• Learn a few phrases in the local language or have them handy in written form so that you can signal your need for police or medical help. • Make a note of emergency telephone numbers you may need: police, fire, your hotel, and the nearest U.S. embassy or consulate. • If you are confronted, don’t fight back -- give up your valuables. Safety in Your Hotel • Keep your hotel door locked at all times. Meet visitors in the lobby. • Do not leave money and other valuables in your hotel room while you are out. Use the hotel safe. • If you are out late at night, let someone know when you expect to return. • If you are alone, do not get on an elevator if there is a suspicious-looking person inside. • Read the fire safety instructions in your hotel room. Know how to report a fire, and be sure you know where the nearest fire exits and alternate exits are located. (Count the doors between your room and the nearest exit; this could be a lifesaver if you have to crawl through a smokefilled corridor.)

Travel Safety Tips

Safety on the Street • Don’t use short cuts, narrow alleys or poorly lit streets. • Try not to travel alone at night. • Avoid public demonstrations and other civil disturbances. • Keep a low profile and avoid loud conversations or arguments. • Do not discuss travel plans or other personal matters with strangers. • Avoid scam artists by being wary of strangers who approach you and offer to be your guide or sell you something at bargain prices. • Beware of pickpockets. They often have an accomplice who will jostle you, ask you for directions or the time, point to something spilled on your clothing, or distract you by creating a disturbance. • Beware of groups of vagrant children who could create a distraction to pick your pocket. • Wear the shoulder strap of your bag across your chest and walk with the bag away from the curb to avoid drive-by purse-snatchers. • Try to seem purposeful when you move about. Even if you are lost, act as if you know where you are going. Try to ask for directions only from individuals in authority. • Carry a cell phone. Make sure that the battery is charged.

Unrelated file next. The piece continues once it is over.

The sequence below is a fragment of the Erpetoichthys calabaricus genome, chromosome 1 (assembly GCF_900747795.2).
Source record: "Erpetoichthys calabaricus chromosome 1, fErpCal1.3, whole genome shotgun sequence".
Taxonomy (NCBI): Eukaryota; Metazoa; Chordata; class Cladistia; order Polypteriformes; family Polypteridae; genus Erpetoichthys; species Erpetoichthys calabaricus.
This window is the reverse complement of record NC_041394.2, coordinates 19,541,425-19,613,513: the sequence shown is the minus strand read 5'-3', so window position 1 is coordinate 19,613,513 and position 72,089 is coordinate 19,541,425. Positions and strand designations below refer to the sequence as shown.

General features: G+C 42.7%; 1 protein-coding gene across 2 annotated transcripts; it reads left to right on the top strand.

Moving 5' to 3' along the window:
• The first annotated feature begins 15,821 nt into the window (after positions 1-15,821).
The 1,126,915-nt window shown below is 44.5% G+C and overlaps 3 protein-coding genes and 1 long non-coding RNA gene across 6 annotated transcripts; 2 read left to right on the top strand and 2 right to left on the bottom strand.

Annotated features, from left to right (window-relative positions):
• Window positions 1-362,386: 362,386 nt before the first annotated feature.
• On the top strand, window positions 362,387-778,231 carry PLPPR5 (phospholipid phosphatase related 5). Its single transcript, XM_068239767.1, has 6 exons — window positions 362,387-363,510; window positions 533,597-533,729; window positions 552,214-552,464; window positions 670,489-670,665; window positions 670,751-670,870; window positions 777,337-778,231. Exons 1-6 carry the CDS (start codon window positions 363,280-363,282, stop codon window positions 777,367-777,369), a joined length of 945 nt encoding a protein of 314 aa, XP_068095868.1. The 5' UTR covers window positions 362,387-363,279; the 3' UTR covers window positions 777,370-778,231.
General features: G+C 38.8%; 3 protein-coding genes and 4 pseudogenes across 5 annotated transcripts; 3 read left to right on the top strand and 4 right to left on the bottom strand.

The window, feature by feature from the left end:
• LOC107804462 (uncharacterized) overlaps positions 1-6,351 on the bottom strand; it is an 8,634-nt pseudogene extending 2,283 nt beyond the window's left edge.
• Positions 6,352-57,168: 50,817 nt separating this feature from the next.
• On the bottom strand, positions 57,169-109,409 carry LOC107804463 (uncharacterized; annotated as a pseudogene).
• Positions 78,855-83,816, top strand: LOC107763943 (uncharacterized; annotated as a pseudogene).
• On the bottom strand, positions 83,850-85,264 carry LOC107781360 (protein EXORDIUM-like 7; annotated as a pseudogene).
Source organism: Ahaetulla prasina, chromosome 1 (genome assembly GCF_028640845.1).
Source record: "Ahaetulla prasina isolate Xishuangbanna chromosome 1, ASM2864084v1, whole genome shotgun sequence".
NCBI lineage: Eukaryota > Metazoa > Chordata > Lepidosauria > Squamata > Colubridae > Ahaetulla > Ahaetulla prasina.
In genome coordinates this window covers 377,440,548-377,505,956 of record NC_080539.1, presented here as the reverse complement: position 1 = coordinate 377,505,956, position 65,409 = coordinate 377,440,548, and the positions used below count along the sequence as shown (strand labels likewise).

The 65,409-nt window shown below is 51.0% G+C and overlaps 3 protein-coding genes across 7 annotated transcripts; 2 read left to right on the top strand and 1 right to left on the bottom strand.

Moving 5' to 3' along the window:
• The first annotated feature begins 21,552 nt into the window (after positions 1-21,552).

Source: US Department of State, (accessed May 28, 2013)

For more information, please call:

Regional Occupational Care Center: 765.446.2450

Help Your Child Develop Good Homework and Study Habits Tips to help your child develop good study habits at home: • Create an environment that is conducive to doing homework. Youngsters need a permanent work space in their bedroom or another part of the home that is quiet, without distractions, and promotes study. • Schedule ample time for homework. • Establish a household rule that the TV stays off during homework time. • Supervise computer and Internet use. • Be available to answer questions and offer assistance, but never do a child’s homework. • Take steps to help alleviate eye fatigue, neck fatigue and brain fatigue while studying. It may be helpful to close the books for a few minutes, stretch, and take a break periodically when it will not be too disruptive. • If your child is struggling with a particular subject, and you aren’t able to help the child yourself, a tutor can be a good solution. Talk it over with your child’s teacher first.

• Some children need help organizing their homework. Checklists, timers, and parental supervision can help overcome homework problems. Source: American Academy of Pediatrics, pages/Back-to-School-Tips.aspx?nfstatus=401&nftoken=00000000-0000-0000-0000000000000000&nfstatusdescription=ERROR%3a+No+local+token (accessed August 15, 2013)

For more information, please call:

Froberg Pediatric Center - 765.447.6936 Lara Boggess, MD Linda Froberg, MD Anna Wildermuth, MD Preferred Pediatrics of Lafayette - 765.807.8180 Ann Jonkman, MD Jewel Marino, MD